guarded. Its easy to let the emergencies of life crowd out your time together, leaving
you without time to solve your marital problems.
You may be able to carry out the treatment plan on your own. Perhaps all you
want is professional advice regarding a strategy that will help you solve the problem.
If emotional minefields and motivational swamps are not a threat to your marriage,
you may find that the counselor's experience helped you think of a solution that you
would not have found by yourself. If that's the case, I would recommend you set one
more appointment in a week or two to guarantee that you are carrying out the plan
without any need for further help. But be sure to come back if you're not making
What to Expect During Treatment
From the third session on, you're guided by the treatment plan that you agreed
to follow. Each week you report your successes and failure to the counselor. He/she
guides you through the emotional minefields, motivational swamps and creative
wildernesses. If your counselor is right for you, you'll come to like and respect
him/her more and more as time goes by. You'll see your marriage improve in fits and
starts. Some weeks will be blissful while others will be unbearable.
Its common for couples to experience a crisis between appointments that
requires a counselor's mediation. I've usually been willing to have couples call me at
the office or at home for emergencies because I realize that I'm working with couples in
crisis. Sometimes a call is simply for clarification of an assignment. But I've also had
threats of suicide, violent arguments and irresponsible browbeatings that need to be
dealt with at the time they occur. If I get too many calls from a couple, I schedule their
appointments closer together.
Both you and your spouse should be the judge of your need for continued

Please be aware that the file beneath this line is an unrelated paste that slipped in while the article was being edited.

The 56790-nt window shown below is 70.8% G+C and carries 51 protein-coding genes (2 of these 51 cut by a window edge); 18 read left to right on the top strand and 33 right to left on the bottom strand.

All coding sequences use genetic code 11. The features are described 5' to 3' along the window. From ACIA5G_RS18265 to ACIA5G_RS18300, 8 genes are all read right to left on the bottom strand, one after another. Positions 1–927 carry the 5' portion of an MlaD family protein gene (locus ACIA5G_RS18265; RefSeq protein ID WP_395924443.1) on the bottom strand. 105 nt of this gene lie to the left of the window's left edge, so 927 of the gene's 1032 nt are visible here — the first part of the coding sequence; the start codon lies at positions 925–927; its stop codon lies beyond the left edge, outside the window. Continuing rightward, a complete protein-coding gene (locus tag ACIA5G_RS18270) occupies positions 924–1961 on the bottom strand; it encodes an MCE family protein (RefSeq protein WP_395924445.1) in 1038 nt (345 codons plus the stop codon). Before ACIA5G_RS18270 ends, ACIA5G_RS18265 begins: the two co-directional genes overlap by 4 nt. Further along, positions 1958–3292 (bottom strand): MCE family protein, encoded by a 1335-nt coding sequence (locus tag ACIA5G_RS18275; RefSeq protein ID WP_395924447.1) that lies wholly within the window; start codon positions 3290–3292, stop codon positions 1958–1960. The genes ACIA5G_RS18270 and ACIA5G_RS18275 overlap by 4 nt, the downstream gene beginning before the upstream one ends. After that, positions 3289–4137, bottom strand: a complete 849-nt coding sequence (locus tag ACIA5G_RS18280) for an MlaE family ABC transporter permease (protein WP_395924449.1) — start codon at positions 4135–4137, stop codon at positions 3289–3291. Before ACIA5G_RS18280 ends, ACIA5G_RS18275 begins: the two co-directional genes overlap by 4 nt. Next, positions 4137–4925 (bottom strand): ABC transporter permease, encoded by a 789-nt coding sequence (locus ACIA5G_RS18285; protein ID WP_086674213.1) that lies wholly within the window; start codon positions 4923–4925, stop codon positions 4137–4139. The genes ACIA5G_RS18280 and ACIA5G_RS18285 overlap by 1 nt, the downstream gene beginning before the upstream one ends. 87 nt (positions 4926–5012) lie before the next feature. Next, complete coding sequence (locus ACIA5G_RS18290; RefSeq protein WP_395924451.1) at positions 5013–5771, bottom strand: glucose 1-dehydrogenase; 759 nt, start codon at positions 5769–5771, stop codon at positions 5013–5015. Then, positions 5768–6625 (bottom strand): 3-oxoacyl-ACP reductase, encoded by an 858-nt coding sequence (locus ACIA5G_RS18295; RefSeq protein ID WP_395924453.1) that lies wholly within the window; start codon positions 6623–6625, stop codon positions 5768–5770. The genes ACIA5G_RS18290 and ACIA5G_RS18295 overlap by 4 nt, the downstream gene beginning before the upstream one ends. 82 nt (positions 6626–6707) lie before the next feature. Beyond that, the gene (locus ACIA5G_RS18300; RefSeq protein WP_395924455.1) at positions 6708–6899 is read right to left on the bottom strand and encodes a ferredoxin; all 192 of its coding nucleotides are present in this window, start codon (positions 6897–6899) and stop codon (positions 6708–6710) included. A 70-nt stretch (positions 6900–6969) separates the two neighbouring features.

treatment and when to terminate treatment. I usually use the success of the treatment
plan to determine how to phase clients out over time. I will see them once a week in
the beginning, twice a month after they are on a steady course, and once a month when
they are nearing the end. Its not uncommon for couples to return after six months or a
year just to check on their status.
Men generally want to get out of therapy as soon as possible, even when they
were the ones that wanted it the most in the beginning. They don't like the idea of
reporting to someone regarding their behavior, and my role as a counselor is to see to it
that they follow through on what they promised. They often agree to anything to get
their wives back, and then once she's home, they go back to their old habits.
With that type of problem in mind, don't abandon therapy unless you both
enthusiastically agree to do so. If one of you wants to keep the door open, reschedule
once a month or less often just in case problems arise.
In the end, you and your spouse will be very much in love with each other. I
have couples repeat my test for romantic love every few weeks so I can be certain we're
on the right track. You might want to do something similar to measure the success of
your program. But when you're in love, you don't really need a test to prove it!